Plus, having watched Skyfall recently, I was suitably ‘Bondified’ and settled down in my tuxedo with a shaken Martini.
It started well. This was because it became apparent that, although we were denied the presence of James May there was also NO JEREMY CLARKSON, Hooray!
Without that bouffant duo, our host was Richard Hammond, a man for whom the mid-life crisis is not a phase, but a way of life.
We were straight into the most iconic Bond car of them all, the Aston Martin DB5. With the most famous choice up first, I did fear for the rest of the hour. However, this was because we were being shown a chronological history, rather than solely focusing on the most famous example and then being subjected to filler for the rest of the time.
Hammond told us the tales of how the cars ended up on film and some were really quite interesting. They included how the producers of ‘Dr.No’ were so persistent that the bigwigs at Aston Martin agreed to loan them a car after initially insisting that the car would only be sold for its market price.
We heard about a London bus driver who became a stunt driver in ‘Live and Let Die’ and how Sean Connery was too big to fit into the Toyota 2000 GT used in ‘You Only Live Twice’, so the manufacturers agreed to re-design the car as a soft-top.
The most surprising fact about the Toyota wasn’t that it’s clearly a car for the smaller gentleman, but that they’re now so rare that they cost around half a million pounds. Given this, I did question the decision to allow Richard Hammond, of all people, to drive along a winding mountain road whilst looking at and talking to the camera.
Eyes straight ahead, Richard.
The highlight for me was when Hammond covered the Roger Moore years. Hammoned interviewed Sir Roger himself (along with previous directors and present day Bond Daniel Craig). It’s heartening to know that although the years have seemingly robbed the great man of his neck, they have not taken away his charm.
Sir Roger’s favourite car was a yellow Citroen 2CV, which was basically one less wheel away from Del Boy’s Reliant Robin. Hammond was surprised, saying the car is cheap and ‘costs you all of your dignity’. I should point out that he was wearing a really stupid jacket at the time he said this.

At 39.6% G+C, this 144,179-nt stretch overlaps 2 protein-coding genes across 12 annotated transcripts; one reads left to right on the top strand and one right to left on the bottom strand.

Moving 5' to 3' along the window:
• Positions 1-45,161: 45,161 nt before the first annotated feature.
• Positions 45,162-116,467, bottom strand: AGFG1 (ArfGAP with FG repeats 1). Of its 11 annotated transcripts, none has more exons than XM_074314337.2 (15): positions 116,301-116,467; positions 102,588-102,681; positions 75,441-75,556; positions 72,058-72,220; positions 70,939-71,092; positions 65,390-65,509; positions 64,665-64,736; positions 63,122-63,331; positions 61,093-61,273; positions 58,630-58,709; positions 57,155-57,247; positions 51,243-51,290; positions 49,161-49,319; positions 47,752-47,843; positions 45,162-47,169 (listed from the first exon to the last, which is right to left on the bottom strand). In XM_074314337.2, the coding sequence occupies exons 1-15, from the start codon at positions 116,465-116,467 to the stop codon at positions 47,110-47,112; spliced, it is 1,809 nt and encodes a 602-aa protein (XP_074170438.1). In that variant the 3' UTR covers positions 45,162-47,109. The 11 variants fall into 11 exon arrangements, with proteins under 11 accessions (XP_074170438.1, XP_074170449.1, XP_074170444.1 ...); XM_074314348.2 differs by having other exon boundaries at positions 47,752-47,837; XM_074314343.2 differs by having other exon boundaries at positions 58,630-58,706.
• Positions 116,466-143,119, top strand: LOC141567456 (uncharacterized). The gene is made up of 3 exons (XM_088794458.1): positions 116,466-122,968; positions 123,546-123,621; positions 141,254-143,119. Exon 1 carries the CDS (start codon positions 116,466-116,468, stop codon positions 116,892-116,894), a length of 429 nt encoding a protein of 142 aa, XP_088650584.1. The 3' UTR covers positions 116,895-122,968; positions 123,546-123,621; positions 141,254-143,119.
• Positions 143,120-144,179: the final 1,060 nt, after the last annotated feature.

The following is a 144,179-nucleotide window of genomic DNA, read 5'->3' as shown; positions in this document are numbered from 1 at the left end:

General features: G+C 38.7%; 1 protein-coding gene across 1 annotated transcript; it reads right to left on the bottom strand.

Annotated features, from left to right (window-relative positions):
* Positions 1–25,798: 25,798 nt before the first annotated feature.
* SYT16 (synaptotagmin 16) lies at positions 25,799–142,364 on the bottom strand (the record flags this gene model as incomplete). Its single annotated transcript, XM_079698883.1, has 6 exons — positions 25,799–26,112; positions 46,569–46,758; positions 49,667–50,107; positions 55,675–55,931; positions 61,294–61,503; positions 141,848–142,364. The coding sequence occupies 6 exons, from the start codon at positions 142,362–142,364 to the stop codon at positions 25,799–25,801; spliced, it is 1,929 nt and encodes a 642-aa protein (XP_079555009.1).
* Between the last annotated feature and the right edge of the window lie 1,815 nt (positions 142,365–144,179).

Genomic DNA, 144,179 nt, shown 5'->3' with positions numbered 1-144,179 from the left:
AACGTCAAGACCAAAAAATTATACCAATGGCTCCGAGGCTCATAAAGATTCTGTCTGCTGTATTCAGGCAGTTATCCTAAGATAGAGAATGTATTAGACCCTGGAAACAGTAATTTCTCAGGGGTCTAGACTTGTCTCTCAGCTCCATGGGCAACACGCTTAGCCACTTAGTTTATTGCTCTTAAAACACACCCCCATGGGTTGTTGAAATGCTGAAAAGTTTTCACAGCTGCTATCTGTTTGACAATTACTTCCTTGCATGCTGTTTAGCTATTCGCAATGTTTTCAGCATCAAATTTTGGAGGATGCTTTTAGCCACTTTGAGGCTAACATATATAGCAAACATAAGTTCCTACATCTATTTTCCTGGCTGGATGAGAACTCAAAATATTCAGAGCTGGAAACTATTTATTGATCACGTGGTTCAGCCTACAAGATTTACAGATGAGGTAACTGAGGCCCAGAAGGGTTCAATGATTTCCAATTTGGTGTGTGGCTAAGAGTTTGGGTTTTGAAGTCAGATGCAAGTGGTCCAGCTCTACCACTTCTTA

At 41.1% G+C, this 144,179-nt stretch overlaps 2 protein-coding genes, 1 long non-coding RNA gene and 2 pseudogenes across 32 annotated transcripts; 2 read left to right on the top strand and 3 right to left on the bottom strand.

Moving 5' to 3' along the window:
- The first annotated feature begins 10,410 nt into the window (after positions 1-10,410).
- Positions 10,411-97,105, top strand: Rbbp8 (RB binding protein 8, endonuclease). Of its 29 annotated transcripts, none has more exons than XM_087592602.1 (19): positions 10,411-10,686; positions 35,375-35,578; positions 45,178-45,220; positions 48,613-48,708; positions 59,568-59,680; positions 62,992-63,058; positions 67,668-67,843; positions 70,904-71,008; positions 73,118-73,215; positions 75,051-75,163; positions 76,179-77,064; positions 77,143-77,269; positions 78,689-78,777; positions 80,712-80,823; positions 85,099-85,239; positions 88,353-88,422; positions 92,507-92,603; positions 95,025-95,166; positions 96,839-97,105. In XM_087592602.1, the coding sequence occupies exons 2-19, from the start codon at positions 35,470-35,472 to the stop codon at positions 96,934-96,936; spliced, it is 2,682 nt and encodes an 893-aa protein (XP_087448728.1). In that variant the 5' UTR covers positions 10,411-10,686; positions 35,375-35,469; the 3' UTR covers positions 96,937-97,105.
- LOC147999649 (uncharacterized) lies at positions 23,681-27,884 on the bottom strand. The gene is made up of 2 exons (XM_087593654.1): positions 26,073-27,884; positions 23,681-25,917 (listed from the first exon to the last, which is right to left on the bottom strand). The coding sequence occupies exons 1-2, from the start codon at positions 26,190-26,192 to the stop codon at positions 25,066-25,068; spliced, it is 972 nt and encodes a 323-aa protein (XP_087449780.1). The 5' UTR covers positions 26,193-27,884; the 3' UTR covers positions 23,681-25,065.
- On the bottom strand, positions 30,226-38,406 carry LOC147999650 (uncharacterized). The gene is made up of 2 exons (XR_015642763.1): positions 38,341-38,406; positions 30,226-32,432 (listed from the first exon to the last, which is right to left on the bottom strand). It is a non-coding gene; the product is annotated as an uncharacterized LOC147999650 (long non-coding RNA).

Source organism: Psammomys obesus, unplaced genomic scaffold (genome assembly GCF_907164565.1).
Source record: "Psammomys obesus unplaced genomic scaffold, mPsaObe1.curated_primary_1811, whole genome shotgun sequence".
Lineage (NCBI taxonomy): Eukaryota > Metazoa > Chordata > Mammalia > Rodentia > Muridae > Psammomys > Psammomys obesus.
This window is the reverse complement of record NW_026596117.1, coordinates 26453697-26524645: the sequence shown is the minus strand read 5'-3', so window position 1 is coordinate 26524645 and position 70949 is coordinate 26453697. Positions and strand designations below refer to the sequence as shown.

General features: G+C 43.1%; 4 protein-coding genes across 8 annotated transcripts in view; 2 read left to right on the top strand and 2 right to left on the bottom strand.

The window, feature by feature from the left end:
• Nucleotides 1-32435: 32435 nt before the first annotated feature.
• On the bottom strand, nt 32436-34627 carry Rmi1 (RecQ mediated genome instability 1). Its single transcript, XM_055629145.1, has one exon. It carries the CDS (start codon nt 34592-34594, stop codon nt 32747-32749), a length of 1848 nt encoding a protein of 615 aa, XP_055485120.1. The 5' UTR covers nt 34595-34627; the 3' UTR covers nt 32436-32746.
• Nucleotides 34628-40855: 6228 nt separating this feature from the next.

One of the most famous car sequences involving Roger Moore was the moment in ‘The Spy Who Loved Me’, when Bond (trying to escape the bad guys) drives a Lotus Espirit into the water only to have it transform into a submarine. Apparently the car only appeared in the film because a Lotus executive decided to drive to the studios one day and leave the car outside as a ‘hint’ to the producers.
Frankly, if that happened around my way there’d be a passive-aggressive note about parking left on the windscreen 5 minutes later.
The hint was successful and the car was included. For the famous underwater sequence, a toy model was used. The bubbles were the result of a couple of Alka-Seltzer tablets. That stuff really can solve anything.
This being Top Gear, Hammond tried to recreate the sequence using a specially designed Lotus and (surprisingly, given who we’re dealing with) managed to do it without drowning, using a massive set of levers to steer the car underwater. In truth, it looked like he was rapidly sinking more than anything, but I think shouting for help would have spoiled the illusion – not to mention been very un-Bond like.
Back to the chronology and the Eighties were rather glossed over as they coincided with the Timothy Dalton films, which nobody needs reminding of.
The Pierce Brosnan years were, according to Hammond, ‘a let down’ in car terms, largely because they featured a lot of BMWs. As I loathe the twonks who drive BMWs, I wholeheartedly agree with this viewpoint.
This brought us up to date. Our current Bond has been driving Aston Martins both past and present; a neat way of ushering in a new, tough and sleek Bond whilst also paying homage to the past.
Hammond was clearly enthralled by the subject and he came across well. He veered close to the odd Clarkson-ism (hanging onto syllables in a put-on gravelly voice) but otherwise he was an enthusiastic and engaging presenter. The show itself was an entertaining tribute and anyone with an interest in classic cars and/or the Bond films, would have enjoyed it.
Now, if you’ll excuse me, I’m going to grab some Alka-Seltzer, get in my VW Polo and head for the coast…